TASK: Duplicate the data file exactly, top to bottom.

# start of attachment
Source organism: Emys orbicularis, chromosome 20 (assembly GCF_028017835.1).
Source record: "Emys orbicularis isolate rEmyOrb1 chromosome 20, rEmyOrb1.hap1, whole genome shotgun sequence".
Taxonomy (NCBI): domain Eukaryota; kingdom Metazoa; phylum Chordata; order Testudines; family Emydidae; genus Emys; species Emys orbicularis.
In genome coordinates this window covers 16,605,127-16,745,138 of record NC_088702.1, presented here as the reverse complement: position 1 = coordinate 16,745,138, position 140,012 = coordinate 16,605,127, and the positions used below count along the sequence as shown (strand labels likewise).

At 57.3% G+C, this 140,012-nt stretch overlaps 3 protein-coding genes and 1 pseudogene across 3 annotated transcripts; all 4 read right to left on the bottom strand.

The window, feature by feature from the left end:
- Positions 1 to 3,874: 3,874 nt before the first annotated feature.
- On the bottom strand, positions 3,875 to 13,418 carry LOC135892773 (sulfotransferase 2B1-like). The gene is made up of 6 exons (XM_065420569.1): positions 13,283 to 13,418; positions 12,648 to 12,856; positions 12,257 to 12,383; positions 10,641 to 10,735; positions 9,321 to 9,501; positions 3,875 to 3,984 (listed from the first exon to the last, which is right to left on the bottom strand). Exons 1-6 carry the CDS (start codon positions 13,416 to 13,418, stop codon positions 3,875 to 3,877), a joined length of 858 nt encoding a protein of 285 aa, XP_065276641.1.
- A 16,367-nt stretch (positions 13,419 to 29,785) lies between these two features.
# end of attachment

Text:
Source organism: Emys orbicularis, chromosome 20 (assembly GCF_028017835.1).
Source record: "Emys orbicularis isolate rEmyOrb1 chromosome 20, rEmyOrb1.hap1, whole genome shotgun sequence".
Taxonomy (NCBI): domain Eukaryota; kingdom Metazoa; phylum Chordata; order Testudines; family Emydidae; genus Emys; species Emys orbicularis.
In genome coordinates this window covers 16,605,127-16,745,138 of record NC_088702.1, presented here as the reverse complement: position 1 = coordinate 16,745,138, position 140,012 = coordinate 16,605,127, and the positions used below count along the sequence as shown (strand labels likewise).

At 57.3% G+C, this 140,012-nt stretch overlaps 3 protein-coding genes and 1 pseudogene across 3 annotated transcripts; all 4 read right to left on the bottom strand.

The window, feature by feature from the left end:
- Positions 1 to 3,874: 3,874 nt before the first annotated feature.
- On the bottom strand, positions 3,875 to 13,418 carry LOC135892773 (sulfotransferase 2B1-like). The gene is made up of 6 exons (XM_065420569.1): positions 13,283 to 13,418; positions 12,648 to 12,856; positions 12,257 to 12,383; positions 10,641 to 10,735; positions 9,321 to 9,501; positions 3,875 to 3,984 (listed from the first exon to the last, which is right to left on the bottom strand). Exons 1-6 carry the CDS (start codon positions 13,416 to 13,418, stop codon positions 3,875 to 3,877), a joined length of 858 nt encoding a protein of 285 aa, XP_065276641.1.
- A 16,367-nt stretch (positions 13,419 to 29,785) lies between these two features.